First, we're beginning to see manufacturing jobs coming back here from China because their wages are coming up. We're doing OK on that. The reason the economy has hollowed out is to me not because of globalization. It's because of technology.
We just had this Facebook quote WhatsApp, this app, for X-zillions of dollars.
The amazing statistic to me was the amount of money, the value per employee of WhatsApp. Each employee got the equivalent — or they didn't get, but they paid the equivalent of $347 million per employee.
That means we have got companies with very few employees of very high value. That's why the economy is hollowing out. I don't think it's because of globalization.
I would just add one thing.
I think broadly — and we're seeing it in Ukraine as well. Broadly shared prosperity is not only a social value and a social justice value. It's a civic value. And I think that is really something that is of overriding importance to us and should be in every policy we develop.
Well, in a way, this is connected to the conversation I had with the governors, which I think the two of you heard.
Governor Quinn of Illinois, Democrat, and Governor Haslam of Tennessee, we ended up talking about the minimum wage, the UAW vote in Governor Haslam's home state. But we — I went into that again with this idea that Washington is divided. Governors are finding a way to work together.
But, Mark, what we're hearing is that they were — you heard them — they're divided on some of the same issues that Washington is divided.
Well, all politics is local.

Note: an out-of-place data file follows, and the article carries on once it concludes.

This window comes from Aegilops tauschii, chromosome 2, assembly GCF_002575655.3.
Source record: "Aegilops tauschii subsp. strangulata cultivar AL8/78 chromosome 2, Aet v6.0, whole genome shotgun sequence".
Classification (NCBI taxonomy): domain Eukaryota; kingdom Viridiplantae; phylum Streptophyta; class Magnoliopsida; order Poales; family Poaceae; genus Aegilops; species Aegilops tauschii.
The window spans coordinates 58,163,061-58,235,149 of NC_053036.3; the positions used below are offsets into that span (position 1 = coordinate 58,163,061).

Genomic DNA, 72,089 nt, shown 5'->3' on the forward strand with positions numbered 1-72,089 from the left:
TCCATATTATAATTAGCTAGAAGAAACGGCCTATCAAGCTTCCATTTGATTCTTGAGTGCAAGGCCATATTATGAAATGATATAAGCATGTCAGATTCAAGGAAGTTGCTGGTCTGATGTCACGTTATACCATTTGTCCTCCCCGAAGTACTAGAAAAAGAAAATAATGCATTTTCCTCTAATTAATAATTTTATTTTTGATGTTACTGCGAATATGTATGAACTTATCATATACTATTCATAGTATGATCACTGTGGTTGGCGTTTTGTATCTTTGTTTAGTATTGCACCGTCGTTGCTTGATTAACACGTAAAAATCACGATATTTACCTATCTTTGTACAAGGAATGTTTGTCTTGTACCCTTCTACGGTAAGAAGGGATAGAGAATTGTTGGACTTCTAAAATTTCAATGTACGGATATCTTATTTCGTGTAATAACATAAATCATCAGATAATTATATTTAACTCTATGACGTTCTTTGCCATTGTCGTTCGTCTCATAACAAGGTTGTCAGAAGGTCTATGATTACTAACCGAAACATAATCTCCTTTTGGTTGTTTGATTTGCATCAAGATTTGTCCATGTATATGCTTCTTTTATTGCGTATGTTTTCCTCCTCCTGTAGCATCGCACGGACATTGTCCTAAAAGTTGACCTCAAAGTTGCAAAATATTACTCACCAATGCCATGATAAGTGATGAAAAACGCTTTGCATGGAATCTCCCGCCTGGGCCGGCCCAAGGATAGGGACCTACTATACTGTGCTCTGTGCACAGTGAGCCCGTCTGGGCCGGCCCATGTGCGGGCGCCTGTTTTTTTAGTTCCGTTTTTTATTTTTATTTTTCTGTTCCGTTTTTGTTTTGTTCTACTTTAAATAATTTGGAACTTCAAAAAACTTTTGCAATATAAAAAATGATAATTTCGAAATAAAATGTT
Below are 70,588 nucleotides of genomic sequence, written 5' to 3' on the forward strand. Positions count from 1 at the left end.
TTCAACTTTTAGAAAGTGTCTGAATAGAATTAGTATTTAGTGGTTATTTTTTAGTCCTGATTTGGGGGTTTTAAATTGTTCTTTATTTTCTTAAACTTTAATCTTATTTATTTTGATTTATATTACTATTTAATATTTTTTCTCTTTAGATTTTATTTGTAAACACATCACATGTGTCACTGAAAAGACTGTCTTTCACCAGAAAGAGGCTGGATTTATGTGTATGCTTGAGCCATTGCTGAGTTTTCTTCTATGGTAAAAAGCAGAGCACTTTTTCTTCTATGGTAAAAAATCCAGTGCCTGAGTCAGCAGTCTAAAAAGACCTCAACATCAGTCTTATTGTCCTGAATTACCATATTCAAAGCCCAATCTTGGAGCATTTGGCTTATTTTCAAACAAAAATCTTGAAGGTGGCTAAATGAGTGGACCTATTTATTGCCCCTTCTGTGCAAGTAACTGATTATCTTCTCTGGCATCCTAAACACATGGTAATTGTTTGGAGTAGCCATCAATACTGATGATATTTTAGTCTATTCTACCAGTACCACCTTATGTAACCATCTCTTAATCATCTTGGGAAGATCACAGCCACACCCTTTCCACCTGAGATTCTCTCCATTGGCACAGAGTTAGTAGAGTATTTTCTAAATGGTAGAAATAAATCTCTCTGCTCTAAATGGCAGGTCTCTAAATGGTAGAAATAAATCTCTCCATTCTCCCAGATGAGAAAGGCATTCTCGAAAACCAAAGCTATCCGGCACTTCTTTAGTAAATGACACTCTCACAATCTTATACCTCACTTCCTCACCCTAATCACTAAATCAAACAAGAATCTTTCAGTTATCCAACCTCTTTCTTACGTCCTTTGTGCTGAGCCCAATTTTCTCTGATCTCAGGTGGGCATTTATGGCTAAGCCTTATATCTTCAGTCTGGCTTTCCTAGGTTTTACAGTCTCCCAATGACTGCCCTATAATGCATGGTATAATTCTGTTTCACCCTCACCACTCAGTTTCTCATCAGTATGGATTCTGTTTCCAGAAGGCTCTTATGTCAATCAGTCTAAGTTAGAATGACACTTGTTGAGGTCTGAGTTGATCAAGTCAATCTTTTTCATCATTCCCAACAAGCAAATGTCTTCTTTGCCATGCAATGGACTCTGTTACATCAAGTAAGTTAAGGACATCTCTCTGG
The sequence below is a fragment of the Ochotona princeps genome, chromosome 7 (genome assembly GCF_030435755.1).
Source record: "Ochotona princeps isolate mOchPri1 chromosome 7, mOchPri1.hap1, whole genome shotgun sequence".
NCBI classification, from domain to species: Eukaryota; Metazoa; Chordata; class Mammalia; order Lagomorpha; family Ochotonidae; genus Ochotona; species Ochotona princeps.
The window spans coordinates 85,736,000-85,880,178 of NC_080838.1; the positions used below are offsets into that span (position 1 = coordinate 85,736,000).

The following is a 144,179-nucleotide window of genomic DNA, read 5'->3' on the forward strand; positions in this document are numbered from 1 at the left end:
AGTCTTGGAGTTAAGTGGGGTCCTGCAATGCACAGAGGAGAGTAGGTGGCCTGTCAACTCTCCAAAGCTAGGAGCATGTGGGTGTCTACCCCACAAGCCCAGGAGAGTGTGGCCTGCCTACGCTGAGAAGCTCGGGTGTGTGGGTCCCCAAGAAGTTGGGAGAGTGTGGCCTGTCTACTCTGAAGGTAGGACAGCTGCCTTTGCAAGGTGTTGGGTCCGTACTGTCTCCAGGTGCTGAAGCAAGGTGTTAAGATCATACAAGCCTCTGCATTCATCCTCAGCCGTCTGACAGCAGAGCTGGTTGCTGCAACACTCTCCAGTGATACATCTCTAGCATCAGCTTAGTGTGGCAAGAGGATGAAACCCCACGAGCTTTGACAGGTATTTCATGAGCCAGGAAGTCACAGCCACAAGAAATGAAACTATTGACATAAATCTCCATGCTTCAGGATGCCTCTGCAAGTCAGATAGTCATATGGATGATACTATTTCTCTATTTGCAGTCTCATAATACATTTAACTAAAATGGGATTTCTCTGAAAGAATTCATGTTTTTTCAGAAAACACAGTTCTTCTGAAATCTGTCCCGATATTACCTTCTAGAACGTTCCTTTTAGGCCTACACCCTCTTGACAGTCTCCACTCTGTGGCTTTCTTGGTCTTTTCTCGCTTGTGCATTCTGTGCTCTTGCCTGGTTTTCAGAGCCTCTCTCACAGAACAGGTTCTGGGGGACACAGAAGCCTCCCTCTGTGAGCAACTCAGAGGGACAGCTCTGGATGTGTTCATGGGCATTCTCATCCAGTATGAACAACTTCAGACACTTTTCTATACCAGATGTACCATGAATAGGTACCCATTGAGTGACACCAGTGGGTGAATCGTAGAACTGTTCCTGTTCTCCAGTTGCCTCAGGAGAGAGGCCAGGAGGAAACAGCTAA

Pat Quinn's running for reelection in Illinois. And he came on and duked it out with Governor Haslam of Kentucky and stood up for workers' rights against this anti-union Southern Republican.
I think there was a little bit of political…
Yes, I did.
Maybe theater even. But, no, the differences are real, don't get me wrong.
I thought Governor Quinn was running in Tennessee, the way he was going.
But — he was aggressive, but he believed it, so good for him.
Just on the issues, first on the minimum wage issue, because we just had this big CBO report to come out in Washington this week. And it's a mixed bag. Like a lot of policies, there are winners and losers. And so the winners out of this would be 900,000 lifted out of poverty, many more millions of people seeing a wage increase. The losers would be some loss of jobs potentially in the ballpark of 500,000.
And so how do you weigh that? I would say two things. First, when you take people out of the labor force, especially when our labor force has been so decimated, you're really doing long-term harm to them. So, I sort of weigh that very heavily. And so I'm a little skeptical of the minimum wage for that reason.
Secondly — and the reason I think this is a waste — is that we have another set of policies, the Earned Income Tax Credit, that provide the same sort of benefit to low-income workers without the negative labor market effects. So, why are we not talking about that, instead of the minimum wage?
And the answer to that, transparently, is the minimum wage polls really well for Democrats. But I wish we were talking about the Earned Income Tax Credit, where you are beginning to see some Republican buy-in. It's just not as politically useful.
Why is this not fair? Twenty-five seconds.
It's not either/or. You can do both.
The Earned Income Tax Credit, the child of Milton Friedman and Jerry Ford, it was a great idea. It has worked enormously well. But, at the same time, you have to raise the income. And that's why the minimum wage has to be raised. You have to raise it. Let's not put it all on American taxpayers, which — Earned Income Tax Credit.
Let's let Wal-Mart pay its share as well. Costco already is. Gap is. Let's join in bringing some — a little bit of economic justice to our workers.
Well, the two of you bring justice to this program every Friday.
Mark Shields, David Brooks, thank you.